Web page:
It might seem obvious to some (and surprising to others), but alcohol and depression are linked. We often hear that alcohol is a coping mechanism for those who are depressed or in a bad mood, but could it actually be causing the depression people are trying so hard to forget about? How else can a drug like alcohol be linked to a mental health condition like depression? Let’s take a look at some of the ways.
for Alcohol Addiction
Paid Advertising. We may receive advertising fees if you follow links to promoted websites.
BetterHelp - Professional Therapy, 100% Online
Get professional help from an addiction and mental health counselor from BetterHelp. Start getting support via phone, video, or live-chat.
Take the Quiz. Get Matched. Begin Therapy.
Talkspace - Online Therapy & Recovery Support
Online therapy can help you with long term addiction support. Connect with a Talkspace therapist anytime, anywhere.
Match with a therapist to get started.
1. Depression Could Cause You To Drink
In our society, it’s not uncommon to hear about people drowning their sorrows in a bottle of booze. Any major life stressor like a breakup, job loss, or anger of any kind, can trigger a desire to remove yourself from the moment. Alcohol is a good way to achieve this and possibly obtain some negative consequences along the way. An alcoholic drink once in a while isn’t a sign of a problem, but if you need a drink every time a problem arises this might be a sign of a substance use disorder. Close to 1/3 of people with depression also have an alcohol use disorder. Research shows that young people who have depression are more likely to have issues with alcohol later in life and teens with depression are twice as likely to start drinking as those who don’t.
2. Women Are Twice As Likely To Drink Heavily If They Have Depression
Another surprising fact is that women who have depression are more than twice as likely to drink heavily. According to research, women are more likely than men to overdo it with alcohol when they’re depressed or feeling low. Women are also more vulnerable to the effects of alcohol than men, even after drinking smaller amounts. A woman’s body also processes alcohol more slowly than a man, therefore one drink for a woman has about twice the effect of one for a man. Women also have an accelerated course of alcohol dependence, which means they travel from their first drink to an alcohol-related problem, and then to the need for treatment, at a faster pace than men. Consuming alcohol is much riskier for women, especially if they have depression.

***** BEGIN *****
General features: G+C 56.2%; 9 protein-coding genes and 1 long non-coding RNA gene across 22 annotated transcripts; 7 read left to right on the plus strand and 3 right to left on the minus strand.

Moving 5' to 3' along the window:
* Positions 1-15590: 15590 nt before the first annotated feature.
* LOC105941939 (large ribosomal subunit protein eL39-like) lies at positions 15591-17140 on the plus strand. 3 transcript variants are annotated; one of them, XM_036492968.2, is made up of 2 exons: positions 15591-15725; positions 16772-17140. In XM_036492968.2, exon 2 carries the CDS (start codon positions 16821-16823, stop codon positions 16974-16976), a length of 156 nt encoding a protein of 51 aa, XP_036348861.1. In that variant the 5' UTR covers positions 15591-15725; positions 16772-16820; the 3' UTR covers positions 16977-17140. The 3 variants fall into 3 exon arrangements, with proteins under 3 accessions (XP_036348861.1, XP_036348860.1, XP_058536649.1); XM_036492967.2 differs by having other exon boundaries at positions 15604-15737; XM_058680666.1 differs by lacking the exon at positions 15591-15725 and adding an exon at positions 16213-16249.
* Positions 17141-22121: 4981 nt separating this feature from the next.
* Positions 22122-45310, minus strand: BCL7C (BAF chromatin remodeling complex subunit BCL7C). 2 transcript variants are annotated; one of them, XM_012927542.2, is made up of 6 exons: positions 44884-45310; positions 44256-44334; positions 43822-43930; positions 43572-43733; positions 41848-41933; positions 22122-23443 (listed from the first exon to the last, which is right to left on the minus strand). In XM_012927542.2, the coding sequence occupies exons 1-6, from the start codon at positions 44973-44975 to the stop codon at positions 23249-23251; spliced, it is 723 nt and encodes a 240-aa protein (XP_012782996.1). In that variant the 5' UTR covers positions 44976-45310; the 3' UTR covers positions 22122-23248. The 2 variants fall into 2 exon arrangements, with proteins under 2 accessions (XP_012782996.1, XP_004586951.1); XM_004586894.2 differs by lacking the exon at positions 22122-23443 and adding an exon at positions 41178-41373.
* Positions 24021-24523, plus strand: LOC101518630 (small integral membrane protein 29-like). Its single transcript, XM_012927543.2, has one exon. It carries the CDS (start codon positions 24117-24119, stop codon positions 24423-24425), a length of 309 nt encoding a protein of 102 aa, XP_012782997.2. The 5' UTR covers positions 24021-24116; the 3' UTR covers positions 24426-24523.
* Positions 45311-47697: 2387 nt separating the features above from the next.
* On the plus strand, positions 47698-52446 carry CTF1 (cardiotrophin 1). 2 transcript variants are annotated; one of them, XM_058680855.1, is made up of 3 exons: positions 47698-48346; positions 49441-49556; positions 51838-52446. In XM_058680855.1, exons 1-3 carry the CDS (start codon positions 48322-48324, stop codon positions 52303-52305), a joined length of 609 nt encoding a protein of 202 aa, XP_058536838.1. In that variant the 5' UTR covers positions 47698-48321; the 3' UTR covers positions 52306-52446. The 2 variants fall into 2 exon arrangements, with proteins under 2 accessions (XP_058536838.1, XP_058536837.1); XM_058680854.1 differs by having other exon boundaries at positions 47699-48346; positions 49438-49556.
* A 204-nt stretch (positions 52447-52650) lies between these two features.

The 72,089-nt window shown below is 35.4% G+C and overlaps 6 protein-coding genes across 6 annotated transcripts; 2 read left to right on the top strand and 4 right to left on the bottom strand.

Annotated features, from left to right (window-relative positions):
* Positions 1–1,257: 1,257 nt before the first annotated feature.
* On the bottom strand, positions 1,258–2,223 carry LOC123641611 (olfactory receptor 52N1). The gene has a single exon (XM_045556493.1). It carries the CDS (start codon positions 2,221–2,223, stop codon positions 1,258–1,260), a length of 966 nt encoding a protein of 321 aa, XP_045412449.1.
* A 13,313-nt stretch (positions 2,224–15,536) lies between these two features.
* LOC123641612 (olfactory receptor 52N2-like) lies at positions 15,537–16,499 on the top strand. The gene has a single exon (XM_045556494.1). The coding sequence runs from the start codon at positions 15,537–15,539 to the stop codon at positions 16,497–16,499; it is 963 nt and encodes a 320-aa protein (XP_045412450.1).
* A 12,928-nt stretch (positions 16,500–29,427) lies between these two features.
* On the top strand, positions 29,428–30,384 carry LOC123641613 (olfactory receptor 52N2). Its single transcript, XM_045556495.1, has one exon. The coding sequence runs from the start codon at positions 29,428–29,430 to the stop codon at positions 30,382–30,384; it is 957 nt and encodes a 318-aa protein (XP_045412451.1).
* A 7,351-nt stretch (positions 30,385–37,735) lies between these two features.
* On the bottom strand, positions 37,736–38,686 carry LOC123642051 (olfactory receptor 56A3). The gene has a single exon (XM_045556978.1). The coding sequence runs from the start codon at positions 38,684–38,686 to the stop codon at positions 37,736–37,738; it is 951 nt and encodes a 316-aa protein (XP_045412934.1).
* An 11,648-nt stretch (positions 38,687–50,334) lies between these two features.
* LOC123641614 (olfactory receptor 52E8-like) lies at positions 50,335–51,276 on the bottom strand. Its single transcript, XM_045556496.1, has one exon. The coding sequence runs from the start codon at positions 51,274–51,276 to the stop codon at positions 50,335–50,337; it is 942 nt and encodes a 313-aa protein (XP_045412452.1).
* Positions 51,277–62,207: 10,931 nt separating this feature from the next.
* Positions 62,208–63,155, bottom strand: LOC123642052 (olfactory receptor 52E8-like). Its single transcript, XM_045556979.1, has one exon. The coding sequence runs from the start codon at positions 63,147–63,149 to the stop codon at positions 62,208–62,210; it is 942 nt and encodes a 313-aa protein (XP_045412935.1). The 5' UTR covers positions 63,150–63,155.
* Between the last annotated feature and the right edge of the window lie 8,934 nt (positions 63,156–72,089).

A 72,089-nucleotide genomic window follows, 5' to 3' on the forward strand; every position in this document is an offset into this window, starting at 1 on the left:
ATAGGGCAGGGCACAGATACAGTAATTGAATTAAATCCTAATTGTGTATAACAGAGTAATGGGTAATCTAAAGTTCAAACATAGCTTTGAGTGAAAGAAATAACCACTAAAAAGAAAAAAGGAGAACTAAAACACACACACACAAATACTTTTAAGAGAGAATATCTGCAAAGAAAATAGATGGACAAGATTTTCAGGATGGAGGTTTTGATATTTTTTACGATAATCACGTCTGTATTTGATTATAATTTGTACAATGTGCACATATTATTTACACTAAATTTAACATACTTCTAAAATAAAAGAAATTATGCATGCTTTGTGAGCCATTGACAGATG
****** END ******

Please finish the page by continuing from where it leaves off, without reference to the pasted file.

3. Drinking Excessively Can Lead To Depression
We know that many people tend to deal with their problems by drinking alcohol, but what about the reverse situation? Heavy drinking can cause depression too. Alcohol is a depressant. That means any amount you drink can cause you to feel down in the dumps. For me, I always felt depressed the day after drinking. While nursing my hangover, it wasn’t uncommon for me to cry and feel completely helpless about my life. It’s also common for people who drink to make impulsive decisions or put themselves in dangerous situations, which can also cause a case of the blues. Drinking excessively and facing these types of consequences on a regular basis can change your brain chemistry and eventually lead to depression, if you aren’t experiencing it already.
4. Drinking Can Make Depression Worse
If you’re already experiencing depression, drinking alcohol on a regular basis can make it worse. For people who are depressed, drinking heavily and frequently leads to more frequent and severe episodes of depression. These same people are more likely to have suicidal thoughts as well. If you’re taking antidepressant medication, alcohol can cause an interaction and make these meds work less effectively.
5. Alcohol Use Disorder And Depression Are Co-occurring Disorders
If you experience alcohol misuse and depression at the same time, it’s important to know that these are co-occurring disorders. This is when a person has a mental health condition as well as a substance use disorder. These can be difficult to diagnose since some symptoms overlap. In 2014, approximately 7.9 million adults in the U.S. had co-occurring disorders. People with mental health disorders are more likely than those who don’t to have an alcohol use disorder. Depression and alcohol use disorder both have biological, psychological, and social components. They need to be diagnosed and treated together. Treatment that takes care of both conditions works best.
Depression and alcohol are inherently intertwined. You can’t have one without the effects of the other. That’s why it’s important to combat the stereotype that you need alcohol as a coping mechanism. Alcohol might work temporarily to forget your problems, but it could cause many more problems. Treating your depression with alcohol could create more depression. It’s not worth it.
For more information on treatment options, contact a treatment provider today.
My loved one is addicted.
Knowing the right approach can be hard. Learn more here.